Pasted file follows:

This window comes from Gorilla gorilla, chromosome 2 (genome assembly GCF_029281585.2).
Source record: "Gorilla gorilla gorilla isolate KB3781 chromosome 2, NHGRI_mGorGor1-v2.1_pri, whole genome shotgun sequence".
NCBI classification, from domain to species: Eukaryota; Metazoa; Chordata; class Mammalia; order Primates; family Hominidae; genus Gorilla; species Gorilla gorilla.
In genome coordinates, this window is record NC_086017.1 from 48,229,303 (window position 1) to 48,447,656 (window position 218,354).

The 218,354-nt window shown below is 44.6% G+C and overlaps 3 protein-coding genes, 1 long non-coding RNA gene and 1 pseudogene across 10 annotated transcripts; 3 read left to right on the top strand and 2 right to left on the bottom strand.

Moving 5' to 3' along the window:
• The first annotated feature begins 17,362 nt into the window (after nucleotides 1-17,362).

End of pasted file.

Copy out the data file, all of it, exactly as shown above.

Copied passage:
This window comes from Gorilla gorilla, chromosome 2 (genome assembly GCF_029281585.2).
Source record: "Gorilla gorilla gorilla isolate KB3781 chromosome 2, NHGRI_mGorGor1-v2.1_pri, whole genome shotgun sequence".
NCBI classification, from domain to species: Eukaryota; Metazoa; Chordata; class Mammalia; order Primates; family Hominidae; genus Gorilla; species Gorilla gorilla.
In genome coordinates, this window is record NC_086017.1 from 48,229,303 (window position 1) to 48,447,656 (window position 218,354).

The 218,354-nt window shown below is 44.6% G+C and overlaps 3 protein-coding genes, 1 long non-coding RNA gene and 1 pseudogene across 10 annotated transcripts; 3 read left to right on the top strand and 2 right to left on the bottom strand.

Moving 5' to 3' along the window:
• The first annotated feature begins 17,362 nt into the window (after nucleotides 1-17,362).